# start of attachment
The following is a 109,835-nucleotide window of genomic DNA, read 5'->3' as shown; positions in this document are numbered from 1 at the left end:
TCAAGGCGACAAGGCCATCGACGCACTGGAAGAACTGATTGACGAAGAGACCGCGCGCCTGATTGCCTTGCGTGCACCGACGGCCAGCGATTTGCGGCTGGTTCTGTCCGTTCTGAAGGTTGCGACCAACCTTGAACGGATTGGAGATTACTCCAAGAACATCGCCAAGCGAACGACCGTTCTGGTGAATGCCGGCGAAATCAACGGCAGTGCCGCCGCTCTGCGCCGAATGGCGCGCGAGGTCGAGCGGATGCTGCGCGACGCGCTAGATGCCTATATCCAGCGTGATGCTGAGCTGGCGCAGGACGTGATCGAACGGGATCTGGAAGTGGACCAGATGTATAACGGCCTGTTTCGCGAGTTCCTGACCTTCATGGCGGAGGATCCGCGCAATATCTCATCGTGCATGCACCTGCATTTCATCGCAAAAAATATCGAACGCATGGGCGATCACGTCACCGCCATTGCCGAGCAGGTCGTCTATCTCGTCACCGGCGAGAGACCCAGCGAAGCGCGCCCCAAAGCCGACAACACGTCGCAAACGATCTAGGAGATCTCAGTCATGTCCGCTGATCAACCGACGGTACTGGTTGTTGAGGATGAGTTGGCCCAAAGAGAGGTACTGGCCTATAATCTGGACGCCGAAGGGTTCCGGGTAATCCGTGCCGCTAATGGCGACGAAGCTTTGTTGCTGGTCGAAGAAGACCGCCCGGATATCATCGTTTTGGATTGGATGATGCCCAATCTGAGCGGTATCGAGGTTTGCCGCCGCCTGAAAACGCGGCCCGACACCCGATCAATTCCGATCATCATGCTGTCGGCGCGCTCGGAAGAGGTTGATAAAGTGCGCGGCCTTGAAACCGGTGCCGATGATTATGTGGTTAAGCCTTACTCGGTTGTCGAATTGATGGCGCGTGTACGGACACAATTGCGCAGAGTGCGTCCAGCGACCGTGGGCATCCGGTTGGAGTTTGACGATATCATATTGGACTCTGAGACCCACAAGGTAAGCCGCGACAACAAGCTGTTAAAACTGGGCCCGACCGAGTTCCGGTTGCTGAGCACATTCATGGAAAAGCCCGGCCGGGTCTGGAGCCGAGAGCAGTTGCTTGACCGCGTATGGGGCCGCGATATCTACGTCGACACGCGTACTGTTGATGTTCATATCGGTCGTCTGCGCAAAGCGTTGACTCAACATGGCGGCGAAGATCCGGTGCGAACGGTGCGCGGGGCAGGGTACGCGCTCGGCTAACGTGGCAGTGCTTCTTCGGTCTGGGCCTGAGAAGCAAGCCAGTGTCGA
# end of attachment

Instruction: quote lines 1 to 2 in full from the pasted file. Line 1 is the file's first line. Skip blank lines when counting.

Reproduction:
The following is a 109,835-nucleotide window of genomic DNA, read 5'->3' as shown; positions in this document are numbered from 1 at the left end:
TCAAGGCGACAAGGCCATCGACGCACTGGAAGAACTGATTGACGAAGAGACCGCGCGCCTGATTGCCTTGCGTGCACCGACGGCCAGCGATTTGCGGCTGGTTCTGTCCGTTCTGAAGGTTGCGACCAACCTTGAACGGATTGGAGATTACTCCAAGAACATCGCCAAGCGAACGACCGTTCTGGTGAATGCCGGCGAAATCAACGGCAGTGCCGCCGCTCTGCGCCGAATGGCGCGCGAGGTCGAGCGGATGCTGCGCGACGCGCTAGATGCCTATATCCAGCGTGATGCTGAGCTGGCGCAGGACGTGATCGAACGGGATCTGGAAGTGGACCAGATGTATAACGGCCTGTTTCGCGAGTTCCTGACCTTCATGGCGGAGGATCCGCGCAATATCTCATCGTGCATGCACCTGCATTTCATCGCAAAAAATATCGAACGCATGGGCGATCACGTCACCGCCATTGCCGAGCAGGTCGTCTATCTCGTCACCGGCGAGAGACCCAGCGAAGCGCGCCCCAAAGCCGACAACACGTCGCAAACGATCTAGGAGATCTCAGTCATGTCCGCTGATCAACCGACGGTACTGGTTGTTGAGGATGAGTTGGCCCAAAGAGAGGTACTGGCCTATAATCTGGACGCCGAAGGGTTCCGGGTAATCCGTGCCGCTAATGGCGACGAAGCTTTGTTGCTGGTCGAAGAAGACCGCCCGGATATCATCGTTTTGGATTGGATGATGCCCAATCTGAGCGGTATCGAGGTTTGCCGCCGCCTGAAAACGCGGCCCGACACCCGATCAATTCCGATCATCATGCTGTCGGCGCGCTCGGAAGAGGTTGATAAAGTGCGCGGCCTTGAAACCGGTGCCGATGATTATGTGGTTAAGCCTTACTCGGTTGTCGAATTGATGGCGCGTGTACGGACACAATTGCGCAGAGTGCGTCCAGCGACCGTGGGCATCCGGTTGGAGTTTGACGATATCATATTGGACTCTGAGACCCACAAGGTAAGCCGCGACAACAAGCTGTTAAAACTGGGCCCGACCGAGTTCCGGTTGCTGAGCACATTCATGGAAAAGCCCGGCCGGGTCTGGAGCCGAGAGCAGTTGCTTGACCGCGTATGGGGCCGCGATATCTACGTCGACACGCGTACTGTTGATGTTCATATCGGTCGTCTGCGCAAAGCGTTGACTCAACATGGCGGCGAAGATCCGGTGCGAACGGTGCGCGGGGCAGGGTACGCGCTCGGCTAACGTGGCAGTGCTTCTTCGGTCTGGGCCTGAGAAGCAAGCCAGTGTCGA